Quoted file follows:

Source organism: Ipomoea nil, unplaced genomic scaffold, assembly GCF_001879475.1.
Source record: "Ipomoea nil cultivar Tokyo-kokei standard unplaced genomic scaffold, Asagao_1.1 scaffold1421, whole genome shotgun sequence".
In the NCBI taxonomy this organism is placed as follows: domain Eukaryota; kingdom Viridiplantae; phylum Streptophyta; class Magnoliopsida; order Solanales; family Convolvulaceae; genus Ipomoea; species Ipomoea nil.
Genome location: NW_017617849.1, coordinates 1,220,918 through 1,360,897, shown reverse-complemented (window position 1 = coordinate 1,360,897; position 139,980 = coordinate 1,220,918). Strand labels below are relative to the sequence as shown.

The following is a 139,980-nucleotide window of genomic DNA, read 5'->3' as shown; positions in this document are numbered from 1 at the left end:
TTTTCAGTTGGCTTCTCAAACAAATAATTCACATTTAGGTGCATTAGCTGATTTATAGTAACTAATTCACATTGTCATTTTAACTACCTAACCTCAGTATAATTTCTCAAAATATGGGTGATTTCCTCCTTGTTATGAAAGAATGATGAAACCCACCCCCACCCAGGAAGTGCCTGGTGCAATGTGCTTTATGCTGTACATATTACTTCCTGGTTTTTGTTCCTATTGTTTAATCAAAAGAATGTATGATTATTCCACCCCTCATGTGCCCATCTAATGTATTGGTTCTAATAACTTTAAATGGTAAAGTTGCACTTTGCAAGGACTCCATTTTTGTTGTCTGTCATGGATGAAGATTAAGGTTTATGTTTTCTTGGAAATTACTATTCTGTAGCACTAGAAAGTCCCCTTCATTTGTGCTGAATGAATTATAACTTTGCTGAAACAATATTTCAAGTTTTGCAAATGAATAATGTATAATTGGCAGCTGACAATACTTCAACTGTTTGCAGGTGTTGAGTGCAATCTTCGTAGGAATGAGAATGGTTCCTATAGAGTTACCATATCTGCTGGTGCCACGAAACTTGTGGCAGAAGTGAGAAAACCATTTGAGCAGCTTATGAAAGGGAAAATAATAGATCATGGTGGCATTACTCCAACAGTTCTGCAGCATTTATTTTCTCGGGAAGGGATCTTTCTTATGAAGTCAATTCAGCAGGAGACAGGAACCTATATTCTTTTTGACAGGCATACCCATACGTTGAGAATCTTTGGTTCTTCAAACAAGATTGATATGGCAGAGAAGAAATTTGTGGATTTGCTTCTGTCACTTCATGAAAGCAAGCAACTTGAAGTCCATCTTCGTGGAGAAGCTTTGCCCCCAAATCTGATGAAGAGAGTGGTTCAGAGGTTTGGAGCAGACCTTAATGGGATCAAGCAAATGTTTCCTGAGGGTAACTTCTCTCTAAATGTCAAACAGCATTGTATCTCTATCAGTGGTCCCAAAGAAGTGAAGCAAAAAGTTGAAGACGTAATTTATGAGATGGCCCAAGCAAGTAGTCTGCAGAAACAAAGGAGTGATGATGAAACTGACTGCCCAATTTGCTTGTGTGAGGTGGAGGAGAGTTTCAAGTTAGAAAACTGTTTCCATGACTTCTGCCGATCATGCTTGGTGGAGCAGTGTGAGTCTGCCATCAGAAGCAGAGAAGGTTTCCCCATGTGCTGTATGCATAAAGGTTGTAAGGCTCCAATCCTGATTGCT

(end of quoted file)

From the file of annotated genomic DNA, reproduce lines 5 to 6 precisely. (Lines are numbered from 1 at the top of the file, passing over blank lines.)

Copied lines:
The following is a 139,980-nucleotide window of genomic DNA, read 5'->3' as shown; positions in this document are numbered from 1 at the left end:
TTTTCAGTTGGCTTCTCAAACAAATAATTCACATTTAGGTGCATTAGCTGATTTATAGTAACTAATTCACATTGTCATTTTAACTACCTAACCTCAGTATAATTTCTCAAAATATGGGTGATTTCCTCCTTGTTATGAAAGAATGATGAAACCCACCCCCACCCAGGAAGTGCCTGGTGCAATGTGCTTTATGCTGTACATATTACTTCCTGGTTTTTGTTCCTATTGTTTAATCAAAAGAATGTATGATTATTCCACCCCTCATGTGCCCATCTAATGTATTGGTTCTAATAACTTTAAATGGTAAAGTTGCACTTTGCAAGGACTCCATTTTTGTTGTCTGTCATGGATGAAGATTAAGGTTTATGTTTTCTTGGAAATTACTATTCTGTAGCACTAGAAAGTCCCCTTCATTTGTGCTGAATGAATTATAACTTTGCTGAAACAATATTTCAAGTTTTGCAAATGAATAATGTATAATTGGCAGCTGACAATACTTCAACTGTTTGCAGGTGTTGAGTGCAATCTTCGTAGGAATGAGAATGGTTCCTATAGAGTTACCATATCTGCTGGTGCCACGAAACTTGTGGCAGAAGTGAGAAAACCATTTGAGCAGCTTATGAAAGGGAAAATAATAGATCATGGTGGCATTACTCCAACAGTTCTGCAGCATTTATTTTCTCGGGAAGGGATCTTTCTTATGAAGTCAATTCAGCAGGAGACAGGAACCTATATTCTTTTTGACAGGCATACCCATACGTTGAGAATCTTTGGTTCTTCAAACAAGATTGATATGGCAGAGAAGAAATTTGTGGATTTGCTTCTGTCACTTCATGAAAGCAAGCAACTTGAAGTCCATCTTCGTGGAGAAGCTTTGCCCCCAAATCTGATGAAGAGAGTGGTTCAGAGGTTTGGAGCAGACCTTAATGGGATCAAGCAAATGTTTCCTGAGGGTAACTTCTCTCTAAATGTCAAACAGCATTGTATCTCTATCAGTGGTCCCAAAGAAGTGAAGCAAAAAGTTGAAGACGTAATTTATGAGATGGCCCAAGCAAGTAGTCTGCAGAAACAAAGGAGTGATGATGAAACTGACTGCCCAATTTGCTTGTGTGAGGTGGAGGAGAGTTTCAAGTTAGAAAACTGTTTCCATGACTTCTGCCGATCATGCTTGGTGGAGCAGTGTGAGTCTGCCATCAGAAGCAGAGAAGGTTTCCCCATGTGCTGTATGCATAAAGGTTGTAAGGCTCCAATCCTGATTGCT